This has been a lovely, breezy spring. Cooler than usual with a soft wind that reminds me of my childhood. One of my favorite memories is playing outside on a windy day, filled all the way up with hope and happiness. Remember the uncomplicated joy of just being? Awake and alive and open to all life could offer?

And now I am awakened to much more. Hard paths and sorrows. Tears and burdens. But so many blessings and a heart still filled with joy. A rich tapestry of memories and days.

No suffering can erase God’s kindness–He draws me close through all of it.

Mother’s Day was last week, and it was sweet. So much to be grateful for. Surrounded by love. Yet three years since my mom has gone home to glory. And my Marissa–the short days of mothering her a blur on the pages.

I weep at the layers of suffering around me–some so deep that only God can touch them. The refining fire so hot that I can only watch and pray.

It’s a groaning world, isn’t it?

I feel the longing every day. The yearning in my own struggling, fragile heart.

The heavy burden of sorrow I’m praying others through, death and its darkness sitting very close. An enemy, though not a victor.

Still, your whole world can change in a moment.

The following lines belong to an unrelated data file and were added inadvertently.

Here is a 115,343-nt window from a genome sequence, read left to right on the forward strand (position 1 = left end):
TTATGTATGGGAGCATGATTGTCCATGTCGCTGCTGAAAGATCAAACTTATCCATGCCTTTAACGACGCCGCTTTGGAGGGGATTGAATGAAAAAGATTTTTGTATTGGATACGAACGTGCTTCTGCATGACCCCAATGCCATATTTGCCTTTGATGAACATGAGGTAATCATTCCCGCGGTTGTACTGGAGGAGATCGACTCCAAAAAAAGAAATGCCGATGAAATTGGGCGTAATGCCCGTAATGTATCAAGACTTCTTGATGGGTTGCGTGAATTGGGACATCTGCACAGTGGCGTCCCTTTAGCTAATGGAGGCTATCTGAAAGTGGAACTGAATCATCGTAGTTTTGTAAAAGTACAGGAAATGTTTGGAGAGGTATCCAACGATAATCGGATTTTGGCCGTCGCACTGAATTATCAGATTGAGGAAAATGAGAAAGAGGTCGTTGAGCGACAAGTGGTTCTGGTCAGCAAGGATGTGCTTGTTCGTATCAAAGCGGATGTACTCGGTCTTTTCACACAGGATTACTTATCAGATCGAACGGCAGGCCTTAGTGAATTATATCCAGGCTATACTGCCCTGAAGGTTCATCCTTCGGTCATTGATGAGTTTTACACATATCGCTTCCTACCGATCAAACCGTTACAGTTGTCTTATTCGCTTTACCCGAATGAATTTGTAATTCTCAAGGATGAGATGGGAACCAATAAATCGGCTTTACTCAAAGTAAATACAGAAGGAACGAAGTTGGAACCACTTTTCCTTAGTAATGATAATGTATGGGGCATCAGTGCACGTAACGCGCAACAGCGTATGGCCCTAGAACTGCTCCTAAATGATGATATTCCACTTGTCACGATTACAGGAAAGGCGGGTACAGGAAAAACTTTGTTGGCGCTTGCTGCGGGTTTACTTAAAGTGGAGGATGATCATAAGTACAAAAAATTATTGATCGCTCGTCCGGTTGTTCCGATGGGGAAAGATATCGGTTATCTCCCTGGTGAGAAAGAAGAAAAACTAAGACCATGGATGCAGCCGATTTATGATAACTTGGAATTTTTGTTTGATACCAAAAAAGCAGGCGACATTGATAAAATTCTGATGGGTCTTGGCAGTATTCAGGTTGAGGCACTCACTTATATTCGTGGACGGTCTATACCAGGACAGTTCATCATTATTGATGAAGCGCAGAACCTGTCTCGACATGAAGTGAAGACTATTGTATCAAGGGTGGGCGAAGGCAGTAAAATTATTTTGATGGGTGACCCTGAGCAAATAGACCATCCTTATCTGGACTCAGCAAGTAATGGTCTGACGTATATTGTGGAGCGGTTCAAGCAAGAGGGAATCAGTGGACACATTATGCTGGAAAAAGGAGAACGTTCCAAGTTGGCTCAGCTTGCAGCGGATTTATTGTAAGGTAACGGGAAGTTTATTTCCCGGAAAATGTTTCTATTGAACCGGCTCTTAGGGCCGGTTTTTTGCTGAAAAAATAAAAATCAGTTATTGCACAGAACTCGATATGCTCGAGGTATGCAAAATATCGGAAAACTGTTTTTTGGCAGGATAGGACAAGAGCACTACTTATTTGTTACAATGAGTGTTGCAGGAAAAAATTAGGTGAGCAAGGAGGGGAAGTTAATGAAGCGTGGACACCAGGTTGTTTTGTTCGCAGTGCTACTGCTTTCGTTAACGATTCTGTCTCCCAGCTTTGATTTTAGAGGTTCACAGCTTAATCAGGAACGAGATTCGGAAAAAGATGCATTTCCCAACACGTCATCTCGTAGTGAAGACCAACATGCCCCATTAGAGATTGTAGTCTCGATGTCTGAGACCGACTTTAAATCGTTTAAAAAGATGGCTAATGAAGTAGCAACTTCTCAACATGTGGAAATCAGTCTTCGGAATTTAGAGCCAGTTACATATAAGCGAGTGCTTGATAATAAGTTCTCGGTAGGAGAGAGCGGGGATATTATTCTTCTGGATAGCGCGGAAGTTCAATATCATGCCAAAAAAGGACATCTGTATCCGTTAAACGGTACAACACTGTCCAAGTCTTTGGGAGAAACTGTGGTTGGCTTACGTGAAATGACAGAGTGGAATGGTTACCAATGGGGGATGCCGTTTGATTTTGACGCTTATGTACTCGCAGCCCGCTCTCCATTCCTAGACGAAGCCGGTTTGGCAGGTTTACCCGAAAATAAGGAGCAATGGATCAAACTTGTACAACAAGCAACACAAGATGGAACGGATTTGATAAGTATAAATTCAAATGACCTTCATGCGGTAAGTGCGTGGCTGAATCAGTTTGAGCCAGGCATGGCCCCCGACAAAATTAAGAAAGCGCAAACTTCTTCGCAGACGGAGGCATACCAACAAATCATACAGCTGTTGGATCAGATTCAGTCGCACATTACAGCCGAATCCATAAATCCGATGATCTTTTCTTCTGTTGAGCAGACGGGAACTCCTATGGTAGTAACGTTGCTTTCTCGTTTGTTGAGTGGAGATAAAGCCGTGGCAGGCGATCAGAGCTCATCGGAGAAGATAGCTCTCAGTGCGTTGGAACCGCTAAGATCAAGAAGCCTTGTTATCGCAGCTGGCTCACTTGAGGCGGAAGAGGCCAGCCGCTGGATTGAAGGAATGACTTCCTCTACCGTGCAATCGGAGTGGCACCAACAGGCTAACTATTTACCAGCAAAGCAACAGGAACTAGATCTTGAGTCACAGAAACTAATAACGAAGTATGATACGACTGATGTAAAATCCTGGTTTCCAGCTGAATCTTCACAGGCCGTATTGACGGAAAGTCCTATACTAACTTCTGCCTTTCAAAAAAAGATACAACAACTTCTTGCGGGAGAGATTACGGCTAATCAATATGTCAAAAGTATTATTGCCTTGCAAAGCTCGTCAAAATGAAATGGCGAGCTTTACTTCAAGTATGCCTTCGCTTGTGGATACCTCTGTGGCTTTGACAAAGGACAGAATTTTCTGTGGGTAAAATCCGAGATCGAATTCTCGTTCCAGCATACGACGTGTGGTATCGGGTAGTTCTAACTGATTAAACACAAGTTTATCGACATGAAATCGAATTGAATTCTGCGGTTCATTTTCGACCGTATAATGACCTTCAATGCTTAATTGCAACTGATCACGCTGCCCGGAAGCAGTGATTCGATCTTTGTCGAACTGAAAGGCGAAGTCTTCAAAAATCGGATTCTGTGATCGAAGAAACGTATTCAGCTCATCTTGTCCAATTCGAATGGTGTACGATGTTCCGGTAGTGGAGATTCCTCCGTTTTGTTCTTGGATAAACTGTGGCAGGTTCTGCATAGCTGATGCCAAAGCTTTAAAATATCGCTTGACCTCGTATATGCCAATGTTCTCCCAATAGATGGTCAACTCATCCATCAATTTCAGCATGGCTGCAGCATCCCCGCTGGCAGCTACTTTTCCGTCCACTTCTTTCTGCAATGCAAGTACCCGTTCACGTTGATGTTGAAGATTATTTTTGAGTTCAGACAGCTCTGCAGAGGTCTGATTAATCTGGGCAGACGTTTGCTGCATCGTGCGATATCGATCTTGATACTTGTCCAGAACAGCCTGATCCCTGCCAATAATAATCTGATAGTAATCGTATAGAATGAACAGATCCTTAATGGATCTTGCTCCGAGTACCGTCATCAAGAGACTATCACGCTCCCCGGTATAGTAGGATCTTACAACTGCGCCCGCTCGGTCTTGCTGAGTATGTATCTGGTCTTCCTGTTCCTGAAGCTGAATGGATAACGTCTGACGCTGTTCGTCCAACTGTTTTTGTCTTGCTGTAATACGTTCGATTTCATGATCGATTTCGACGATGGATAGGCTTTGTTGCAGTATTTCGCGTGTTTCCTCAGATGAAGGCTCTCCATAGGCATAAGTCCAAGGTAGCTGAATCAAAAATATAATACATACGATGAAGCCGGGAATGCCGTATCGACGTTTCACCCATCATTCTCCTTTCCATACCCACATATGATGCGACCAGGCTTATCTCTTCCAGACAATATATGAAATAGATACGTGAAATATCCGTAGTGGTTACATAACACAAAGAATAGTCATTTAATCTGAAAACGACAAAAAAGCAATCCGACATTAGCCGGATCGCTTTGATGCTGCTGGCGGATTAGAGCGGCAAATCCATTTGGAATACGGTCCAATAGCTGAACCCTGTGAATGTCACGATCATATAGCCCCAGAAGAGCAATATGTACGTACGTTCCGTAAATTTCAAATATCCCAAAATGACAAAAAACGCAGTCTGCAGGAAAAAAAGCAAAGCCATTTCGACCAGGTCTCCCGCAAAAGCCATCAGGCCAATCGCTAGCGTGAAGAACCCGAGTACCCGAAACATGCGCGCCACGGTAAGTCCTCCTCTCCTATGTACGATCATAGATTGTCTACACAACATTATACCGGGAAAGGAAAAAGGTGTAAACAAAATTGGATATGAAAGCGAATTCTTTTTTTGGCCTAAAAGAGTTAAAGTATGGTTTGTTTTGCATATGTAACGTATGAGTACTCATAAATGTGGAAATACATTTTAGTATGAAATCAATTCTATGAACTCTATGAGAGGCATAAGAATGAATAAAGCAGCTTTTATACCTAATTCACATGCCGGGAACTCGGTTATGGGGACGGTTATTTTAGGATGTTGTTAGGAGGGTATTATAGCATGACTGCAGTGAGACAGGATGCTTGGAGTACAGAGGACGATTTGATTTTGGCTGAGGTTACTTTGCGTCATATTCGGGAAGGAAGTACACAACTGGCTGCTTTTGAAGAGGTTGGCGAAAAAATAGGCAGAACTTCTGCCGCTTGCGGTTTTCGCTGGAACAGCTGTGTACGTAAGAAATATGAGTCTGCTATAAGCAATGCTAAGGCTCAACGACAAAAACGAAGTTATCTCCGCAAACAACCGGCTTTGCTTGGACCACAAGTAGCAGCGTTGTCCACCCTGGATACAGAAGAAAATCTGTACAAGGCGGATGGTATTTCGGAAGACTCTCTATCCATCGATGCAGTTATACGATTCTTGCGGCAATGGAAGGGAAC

The groaning echoes on and on.

But I know its cause and I’m grateful for its cure.

The changeless One. Jesus.

His love and His redemptive work.

His gifts–our eternal treasures. A future filled with light for those who follow Him.

And grace in this world. A portion for pain, a portion for valleys, a portion for sorrows.

A portion for dying, and for those left behind, a portion for walking on.

Meted out for each battle, enough and more than enough.

Comforting and soothing and filling us up.

Like a gentle breeze on a spring day.

Grace on top of grace.

And God is able to make all grace abound to you, so that having all sufficiency in all things at all times, you may abound in every good work. 2 Corinthians 9:8

Remember your word to your servant, in which you have made me hope. This is my comfort in my affliction, that your promise gives me life. Psalm 119:49-50

The Lord is good, a stronghold in the day of trouble; he knows those who take refuge in him. Nahum 1:7


It is finished.

Christ did what He came to do.

Brutal, blood-stained cross.

Merciful Savior–loving all of His wayward sheep enough to offer Himself as a ransom.

But now it is Saturday and His followers are wandering and wondering. Dismayed and confused, filled with sorrowing.